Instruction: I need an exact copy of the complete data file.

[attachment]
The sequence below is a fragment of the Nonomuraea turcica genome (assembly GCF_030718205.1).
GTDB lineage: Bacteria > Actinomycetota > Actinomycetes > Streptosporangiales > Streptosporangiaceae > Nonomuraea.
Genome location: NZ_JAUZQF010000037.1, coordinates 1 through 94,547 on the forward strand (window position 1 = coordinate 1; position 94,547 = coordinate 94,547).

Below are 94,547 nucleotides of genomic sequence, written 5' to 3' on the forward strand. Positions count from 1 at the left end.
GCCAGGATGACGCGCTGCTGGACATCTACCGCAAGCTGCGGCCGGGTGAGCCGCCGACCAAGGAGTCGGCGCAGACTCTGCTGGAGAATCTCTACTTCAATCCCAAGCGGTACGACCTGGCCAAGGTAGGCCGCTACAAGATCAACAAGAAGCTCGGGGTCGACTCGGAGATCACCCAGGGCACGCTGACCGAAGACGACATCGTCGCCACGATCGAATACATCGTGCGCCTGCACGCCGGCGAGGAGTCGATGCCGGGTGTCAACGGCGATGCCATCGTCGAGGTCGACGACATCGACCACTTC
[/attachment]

The sequence below is a fragment of the Nonomuraea turcica genome (assembly GCF_030718205.1).
GTDB lineage: Bacteria > Actinomycetota > Actinomycetes > Streptosporangiales > Streptosporangiaceae > Nonomuraea.
Genome location: NZ_JAUZQF010000037.1, coordinates 1 through 94,547 on the forward strand (window position 1 = coordinate 1; position 94,547 = coordinate 94,547).

Below are 94,547 nucleotides of genomic sequence, written 5' to 3' on the forward strand. Positions count from 1 at the left end.
GCCAGGATGACGCGCTGCTGGACATCTACCGCAAGCTGCGGCCGGGTGAGCCGCCGACCAAGGAGTCGGCGCAGACTCTGCTGGAGAATCTCTACTTCAATCCCAAGCGGTACGACCTGGCCAAGGTAGGCCGCTACAAGATCAACAAGAAGCTCGGGGTCGACTCGGAGATCACCCAGGGCACGCTGACCGAAGACGACATCGTCGCCACGATCGAATACATCGTGCGCCTGCACGCCGGCGAGGAGTCGATGCCGGGTGTCAACGGCGATGCCATCGTCGAGGTCGACGACATCGACCACTTC